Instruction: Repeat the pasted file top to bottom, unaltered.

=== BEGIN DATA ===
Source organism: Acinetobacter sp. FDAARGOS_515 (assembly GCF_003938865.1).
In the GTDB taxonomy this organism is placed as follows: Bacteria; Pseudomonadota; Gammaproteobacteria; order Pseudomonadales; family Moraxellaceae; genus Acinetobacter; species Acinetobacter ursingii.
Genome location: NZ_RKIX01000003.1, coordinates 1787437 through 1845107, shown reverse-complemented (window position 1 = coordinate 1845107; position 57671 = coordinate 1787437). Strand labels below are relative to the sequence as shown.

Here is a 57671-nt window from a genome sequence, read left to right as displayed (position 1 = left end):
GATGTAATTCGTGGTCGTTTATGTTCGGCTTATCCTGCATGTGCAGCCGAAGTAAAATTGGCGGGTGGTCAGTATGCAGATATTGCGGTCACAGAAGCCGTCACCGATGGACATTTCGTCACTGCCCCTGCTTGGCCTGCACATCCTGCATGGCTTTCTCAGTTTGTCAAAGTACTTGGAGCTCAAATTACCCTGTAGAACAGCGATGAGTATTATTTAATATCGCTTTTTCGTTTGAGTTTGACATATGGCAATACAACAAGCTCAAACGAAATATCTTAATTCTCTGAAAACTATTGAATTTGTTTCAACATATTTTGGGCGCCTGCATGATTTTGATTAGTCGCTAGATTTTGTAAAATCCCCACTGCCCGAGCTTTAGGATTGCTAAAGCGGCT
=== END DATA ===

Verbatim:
Source organism: Acinetobacter sp. FDAARGOS_515 (assembly GCF_003938865.1).
In the GTDB taxonomy this organism is placed as follows: Bacteria; Pseudomonadota; Gammaproteobacteria; order Pseudomonadales; family Moraxellaceae; genus Acinetobacter; species Acinetobacter ursingii.
Genome location: NZ_RKIX01000003.1, coordinates 1787437 through 1845107, shown reverse-complemented (window position 1 = coordinate 1845107; position 57671 = coordinate 1787437). Strand labels below are relative to the sequence as shown.

Here is a 57671-nt window from a genome sequence, read left to right as displayed (position 1 = left end):
GATGTAATTCGTGGTCGTTTATGTTCGGCTTATCCTGCATGTGCAGCCGAAGTAAAATTGGCGGGTGGTCAGTATGCAGATATTGCGGTCACAGAAGCCGTCACCGATGGACATTTCGTCACTGCCCCTGCTTGGCCTGCACATCCTGCATGGCTTTCTCAGTTTGTCAAAGTACTTGGAGCTCAAATTACCCTGTAGAACAGCGATGAGTATTATTTAATATCGCTTTTTCGTTTGAGTTTGACATATGGCAATACAACAAGCTCAAACGAAATATCTTAATTCTCTGAAAACTATTGAATTTGTTTCAACATATTTTGGGCGCCTGCATGATTTTGATTAGTCGCTAGATTTTGTAAAATCCCCACTGCCCGAGCTTTAGGATTGCTAAAGCGGCT